Most importantly, with the support of government itself, this was done without significant loss of depositors funds as most of the closed down banks were consolidated into one – then aptly named Consolidated Bank Ghana - while the good assets of the few others were acquired by other financially solid banks.
It is instructive to note that the BoG has again partnered government to establish a deposit insurance scheme that will provide (limited) protection of customers’ deposits against future bank failures.
The chances of those happening though are low. As the cornerstone of its reforms, the BoG enforced a 233 per cent increase in the minimum capital requirement for commercial banks to GHc400 million with similarly steep increases instituted for savings and loans companies, rural and community banks, microfinance institutions and specialised non-bank finance houses alike.
At the same time, the BoG insisted on a three per cent capital buffer on top of the 10 per cent minimum capital adequacy ratio thus raising the effective minimum CAR to 13 per cent.
Alongside all this, the BoG introduced a comprehensive array of corporate governance directives to ensure that the poor corporate governance and risk management practices which had jeopardised the troubled financial intermediaries in the first place do not occur again going forward.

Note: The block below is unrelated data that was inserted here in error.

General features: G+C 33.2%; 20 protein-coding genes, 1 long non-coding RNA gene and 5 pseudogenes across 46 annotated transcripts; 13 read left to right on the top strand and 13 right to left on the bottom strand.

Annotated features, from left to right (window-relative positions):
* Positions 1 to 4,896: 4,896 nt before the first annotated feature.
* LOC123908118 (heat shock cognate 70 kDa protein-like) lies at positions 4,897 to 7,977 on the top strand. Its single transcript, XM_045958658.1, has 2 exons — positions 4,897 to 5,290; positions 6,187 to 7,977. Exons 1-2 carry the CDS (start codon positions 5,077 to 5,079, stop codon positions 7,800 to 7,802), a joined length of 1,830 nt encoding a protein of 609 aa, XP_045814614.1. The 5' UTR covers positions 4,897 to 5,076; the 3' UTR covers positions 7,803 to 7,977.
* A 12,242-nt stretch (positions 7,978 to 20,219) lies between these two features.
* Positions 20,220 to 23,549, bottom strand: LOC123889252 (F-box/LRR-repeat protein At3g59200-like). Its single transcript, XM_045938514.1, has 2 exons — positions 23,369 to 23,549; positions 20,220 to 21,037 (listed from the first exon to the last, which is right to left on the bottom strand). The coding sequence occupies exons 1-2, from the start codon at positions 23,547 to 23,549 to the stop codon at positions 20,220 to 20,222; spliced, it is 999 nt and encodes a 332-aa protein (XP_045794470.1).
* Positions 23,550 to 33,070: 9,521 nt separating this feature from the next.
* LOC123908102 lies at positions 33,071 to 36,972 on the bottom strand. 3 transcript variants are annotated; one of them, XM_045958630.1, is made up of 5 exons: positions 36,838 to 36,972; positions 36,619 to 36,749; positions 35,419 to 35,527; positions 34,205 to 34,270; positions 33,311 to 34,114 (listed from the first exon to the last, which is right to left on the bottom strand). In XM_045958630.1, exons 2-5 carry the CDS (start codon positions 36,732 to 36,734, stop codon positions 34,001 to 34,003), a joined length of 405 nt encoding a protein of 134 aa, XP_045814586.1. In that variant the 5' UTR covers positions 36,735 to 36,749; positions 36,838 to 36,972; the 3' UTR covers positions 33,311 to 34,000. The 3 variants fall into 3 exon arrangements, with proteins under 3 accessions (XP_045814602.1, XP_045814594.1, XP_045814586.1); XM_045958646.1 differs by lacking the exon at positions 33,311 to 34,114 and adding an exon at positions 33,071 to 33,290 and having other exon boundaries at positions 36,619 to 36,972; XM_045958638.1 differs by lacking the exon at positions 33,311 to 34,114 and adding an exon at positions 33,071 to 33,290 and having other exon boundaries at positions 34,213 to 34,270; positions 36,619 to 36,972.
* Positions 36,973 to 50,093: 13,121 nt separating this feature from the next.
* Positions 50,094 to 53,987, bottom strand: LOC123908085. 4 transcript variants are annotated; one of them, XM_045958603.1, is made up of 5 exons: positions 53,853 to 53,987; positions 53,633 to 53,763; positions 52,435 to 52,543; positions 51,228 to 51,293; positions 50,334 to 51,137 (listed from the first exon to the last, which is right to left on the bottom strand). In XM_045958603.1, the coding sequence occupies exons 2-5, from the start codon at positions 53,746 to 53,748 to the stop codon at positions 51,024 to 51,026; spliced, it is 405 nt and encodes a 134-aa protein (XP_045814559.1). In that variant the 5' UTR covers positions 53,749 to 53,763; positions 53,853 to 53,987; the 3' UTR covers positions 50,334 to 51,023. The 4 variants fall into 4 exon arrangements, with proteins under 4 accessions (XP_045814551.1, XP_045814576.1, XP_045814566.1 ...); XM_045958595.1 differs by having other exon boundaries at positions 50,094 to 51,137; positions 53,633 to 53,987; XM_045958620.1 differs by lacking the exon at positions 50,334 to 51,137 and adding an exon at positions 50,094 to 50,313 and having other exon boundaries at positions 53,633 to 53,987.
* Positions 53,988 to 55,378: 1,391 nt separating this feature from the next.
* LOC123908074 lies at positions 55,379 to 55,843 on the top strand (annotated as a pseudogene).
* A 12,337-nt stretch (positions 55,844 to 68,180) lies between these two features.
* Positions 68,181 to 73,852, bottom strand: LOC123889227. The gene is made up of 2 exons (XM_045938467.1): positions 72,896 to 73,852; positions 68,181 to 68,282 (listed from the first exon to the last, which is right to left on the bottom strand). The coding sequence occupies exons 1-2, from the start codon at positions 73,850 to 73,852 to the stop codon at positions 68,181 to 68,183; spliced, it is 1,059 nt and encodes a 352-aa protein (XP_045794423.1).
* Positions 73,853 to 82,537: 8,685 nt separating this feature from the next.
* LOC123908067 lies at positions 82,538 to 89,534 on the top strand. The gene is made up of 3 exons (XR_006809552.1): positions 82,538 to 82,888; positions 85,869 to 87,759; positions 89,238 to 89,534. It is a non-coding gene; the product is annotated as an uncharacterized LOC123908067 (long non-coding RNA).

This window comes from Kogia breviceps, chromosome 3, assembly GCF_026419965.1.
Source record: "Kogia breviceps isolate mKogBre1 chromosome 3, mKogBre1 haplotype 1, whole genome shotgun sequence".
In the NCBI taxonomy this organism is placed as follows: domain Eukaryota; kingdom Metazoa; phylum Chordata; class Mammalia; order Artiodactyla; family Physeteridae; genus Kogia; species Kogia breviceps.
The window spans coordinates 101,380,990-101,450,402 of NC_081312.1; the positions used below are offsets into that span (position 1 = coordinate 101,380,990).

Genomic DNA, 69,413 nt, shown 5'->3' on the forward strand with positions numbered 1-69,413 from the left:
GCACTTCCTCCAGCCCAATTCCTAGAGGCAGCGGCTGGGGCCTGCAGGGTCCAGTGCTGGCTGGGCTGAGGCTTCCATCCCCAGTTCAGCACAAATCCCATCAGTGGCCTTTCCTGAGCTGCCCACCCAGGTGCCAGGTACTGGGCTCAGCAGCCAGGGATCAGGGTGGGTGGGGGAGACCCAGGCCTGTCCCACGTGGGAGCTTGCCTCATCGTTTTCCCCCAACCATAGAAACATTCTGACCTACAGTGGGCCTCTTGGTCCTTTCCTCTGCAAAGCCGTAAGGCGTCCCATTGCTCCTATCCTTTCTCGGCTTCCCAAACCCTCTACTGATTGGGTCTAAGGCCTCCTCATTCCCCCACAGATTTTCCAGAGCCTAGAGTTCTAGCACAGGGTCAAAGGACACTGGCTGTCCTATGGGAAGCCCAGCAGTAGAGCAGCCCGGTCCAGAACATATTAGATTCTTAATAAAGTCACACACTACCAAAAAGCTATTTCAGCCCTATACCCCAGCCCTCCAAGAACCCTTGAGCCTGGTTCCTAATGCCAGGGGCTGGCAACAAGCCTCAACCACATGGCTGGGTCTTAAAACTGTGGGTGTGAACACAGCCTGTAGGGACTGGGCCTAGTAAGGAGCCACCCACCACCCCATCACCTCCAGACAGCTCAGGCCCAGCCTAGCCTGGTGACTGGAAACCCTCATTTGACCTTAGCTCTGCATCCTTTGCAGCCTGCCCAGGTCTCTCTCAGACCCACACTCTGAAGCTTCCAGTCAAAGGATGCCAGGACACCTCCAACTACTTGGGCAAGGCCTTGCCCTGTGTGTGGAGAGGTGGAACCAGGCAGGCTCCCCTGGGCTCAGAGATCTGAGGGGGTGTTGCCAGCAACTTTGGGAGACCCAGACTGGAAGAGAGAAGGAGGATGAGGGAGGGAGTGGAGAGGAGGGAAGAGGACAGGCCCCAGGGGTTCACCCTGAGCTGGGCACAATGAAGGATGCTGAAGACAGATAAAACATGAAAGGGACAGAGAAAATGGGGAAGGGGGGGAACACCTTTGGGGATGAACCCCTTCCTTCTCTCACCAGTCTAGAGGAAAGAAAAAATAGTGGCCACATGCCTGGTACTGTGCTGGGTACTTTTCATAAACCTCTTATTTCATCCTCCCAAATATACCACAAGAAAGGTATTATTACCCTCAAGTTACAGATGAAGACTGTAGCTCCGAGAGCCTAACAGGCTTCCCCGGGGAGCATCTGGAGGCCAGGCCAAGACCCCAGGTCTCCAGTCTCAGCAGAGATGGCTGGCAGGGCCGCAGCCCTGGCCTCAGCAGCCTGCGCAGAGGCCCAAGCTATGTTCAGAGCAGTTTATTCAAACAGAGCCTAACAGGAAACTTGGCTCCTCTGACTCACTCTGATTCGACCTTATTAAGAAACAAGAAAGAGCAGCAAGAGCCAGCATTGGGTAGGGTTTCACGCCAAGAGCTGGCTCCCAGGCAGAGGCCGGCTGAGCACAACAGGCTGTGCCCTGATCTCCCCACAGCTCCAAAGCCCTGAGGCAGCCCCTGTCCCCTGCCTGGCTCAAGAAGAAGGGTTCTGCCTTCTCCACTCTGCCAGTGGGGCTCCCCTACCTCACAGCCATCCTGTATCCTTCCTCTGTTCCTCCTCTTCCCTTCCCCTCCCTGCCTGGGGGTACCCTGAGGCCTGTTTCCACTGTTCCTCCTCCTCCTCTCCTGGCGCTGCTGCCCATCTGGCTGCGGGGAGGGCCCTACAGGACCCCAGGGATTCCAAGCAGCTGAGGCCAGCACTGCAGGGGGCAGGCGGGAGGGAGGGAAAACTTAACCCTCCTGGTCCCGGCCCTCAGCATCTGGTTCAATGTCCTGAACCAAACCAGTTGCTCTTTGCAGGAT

The impact of the BoG’s financial sector reforms have proved crucial; without them Ghana’s financial intermediation industry as a whole would have collapsed like a pack of cards under the financial pressures imposed by the effects of COVID-19 on the economy when there was an unprecedented run on their deposits by panicked customers.
Indeed, the ability of the banks to survive the effects of the recently concluded Domestic Debt Exchange Programme will be the result of those reforms, coupled with the financial stability fund instituted by government and the emergency liquidity assistance which the BoG is putting at their disposal.
It has not all been smooth sailing though. The IMF remains critical of the BoG’s financing of government in 2022 to the tune of some GHc50 million; although showing empathy for the need to avoid defaults on maturing public debt , the fund notes that has been a major cause of the ongoing inflationary surge and also given government temporary space to continue its fiscal expenditure inefficiencies.
But even in this, the BoG is in basic agreement with the IMF. The two institutions are still basically on the same page although that page seems quite different from the one which government itself is.
Which is why the best way forward for Ghana as it enters a new IMF programme is for the two institutions to form a tag team; quite the opposite of the fears that the IMF is going to exert undue influence on Ghana’s central bank.